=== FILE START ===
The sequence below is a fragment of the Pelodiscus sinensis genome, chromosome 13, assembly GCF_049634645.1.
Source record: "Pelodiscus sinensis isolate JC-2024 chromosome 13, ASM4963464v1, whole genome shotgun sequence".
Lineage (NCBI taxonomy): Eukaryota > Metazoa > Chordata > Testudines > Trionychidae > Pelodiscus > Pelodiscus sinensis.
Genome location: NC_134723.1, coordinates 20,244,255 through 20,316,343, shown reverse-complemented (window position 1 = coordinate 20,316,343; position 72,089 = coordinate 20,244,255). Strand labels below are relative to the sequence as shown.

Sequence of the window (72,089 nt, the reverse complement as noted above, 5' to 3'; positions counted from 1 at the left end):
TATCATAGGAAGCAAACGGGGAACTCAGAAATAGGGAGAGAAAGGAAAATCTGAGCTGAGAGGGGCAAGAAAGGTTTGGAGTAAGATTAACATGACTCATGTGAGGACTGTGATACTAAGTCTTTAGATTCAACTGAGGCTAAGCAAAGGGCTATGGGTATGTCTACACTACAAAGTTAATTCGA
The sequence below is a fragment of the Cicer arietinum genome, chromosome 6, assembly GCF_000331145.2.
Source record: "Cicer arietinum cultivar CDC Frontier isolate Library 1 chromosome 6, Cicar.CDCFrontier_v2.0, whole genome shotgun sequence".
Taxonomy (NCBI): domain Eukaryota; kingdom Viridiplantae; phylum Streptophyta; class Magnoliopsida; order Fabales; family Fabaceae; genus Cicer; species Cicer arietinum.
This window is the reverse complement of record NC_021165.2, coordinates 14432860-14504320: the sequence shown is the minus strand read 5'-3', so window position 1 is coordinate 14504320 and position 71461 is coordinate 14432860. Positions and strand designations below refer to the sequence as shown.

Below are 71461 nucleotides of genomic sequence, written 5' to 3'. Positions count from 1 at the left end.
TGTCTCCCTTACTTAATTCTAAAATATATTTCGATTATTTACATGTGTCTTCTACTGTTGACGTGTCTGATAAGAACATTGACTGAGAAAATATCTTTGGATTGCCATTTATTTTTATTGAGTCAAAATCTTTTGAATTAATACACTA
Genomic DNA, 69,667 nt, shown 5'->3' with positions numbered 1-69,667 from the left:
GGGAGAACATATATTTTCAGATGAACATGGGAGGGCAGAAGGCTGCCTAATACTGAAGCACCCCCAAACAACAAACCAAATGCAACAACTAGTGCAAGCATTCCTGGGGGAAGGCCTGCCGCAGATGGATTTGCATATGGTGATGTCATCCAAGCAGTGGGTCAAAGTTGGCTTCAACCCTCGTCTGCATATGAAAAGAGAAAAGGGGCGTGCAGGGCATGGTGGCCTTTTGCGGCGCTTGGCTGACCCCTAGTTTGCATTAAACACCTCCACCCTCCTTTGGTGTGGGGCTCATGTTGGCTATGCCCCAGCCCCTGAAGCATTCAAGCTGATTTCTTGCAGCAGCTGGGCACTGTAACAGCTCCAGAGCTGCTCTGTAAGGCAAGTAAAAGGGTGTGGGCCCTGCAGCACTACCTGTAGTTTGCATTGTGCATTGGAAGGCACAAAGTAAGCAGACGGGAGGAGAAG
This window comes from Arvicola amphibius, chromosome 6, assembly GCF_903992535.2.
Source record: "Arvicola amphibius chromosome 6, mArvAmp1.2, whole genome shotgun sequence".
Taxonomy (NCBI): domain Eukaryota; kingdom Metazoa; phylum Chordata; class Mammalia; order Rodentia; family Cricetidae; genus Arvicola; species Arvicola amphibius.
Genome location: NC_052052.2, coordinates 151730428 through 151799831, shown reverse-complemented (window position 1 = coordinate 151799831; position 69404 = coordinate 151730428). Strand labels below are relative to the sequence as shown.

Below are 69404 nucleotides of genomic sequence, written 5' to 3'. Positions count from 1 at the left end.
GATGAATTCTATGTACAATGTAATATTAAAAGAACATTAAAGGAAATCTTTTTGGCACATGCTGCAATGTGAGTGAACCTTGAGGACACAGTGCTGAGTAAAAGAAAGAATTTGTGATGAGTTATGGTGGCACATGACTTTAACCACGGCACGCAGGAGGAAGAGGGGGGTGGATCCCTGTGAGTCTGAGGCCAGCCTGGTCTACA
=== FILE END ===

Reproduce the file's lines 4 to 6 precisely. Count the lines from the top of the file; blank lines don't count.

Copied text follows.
Genome location: NC_134723.1, coordinates 20,244,255 through 20,316,343, shown reverse-complemented (window position 1 = coordinate 20,316,343; position 72,089 = coordinate 20,244,255). Strand labels below are relative to the sequence as shown.

Sequence of the window (72,089 nt, the reverse complement as noted above, 5' to 3'; positions counted from 1 at the left end):
TATCATAGGAAGCAAACGGGGAACTCAGAAATAGGGAGAGAAAGGAAAATCTGAGCTGAGAGGGGCAAGAAAGGTTTGGAGTAAGATTAACATGACTCATGTGAGGACTGTGATACTAAGTCTTTAGATTCAACTGAGGCTAAGCAAAGGGCTATGGGTATGTCTACACTACAAAGTTAATTCGA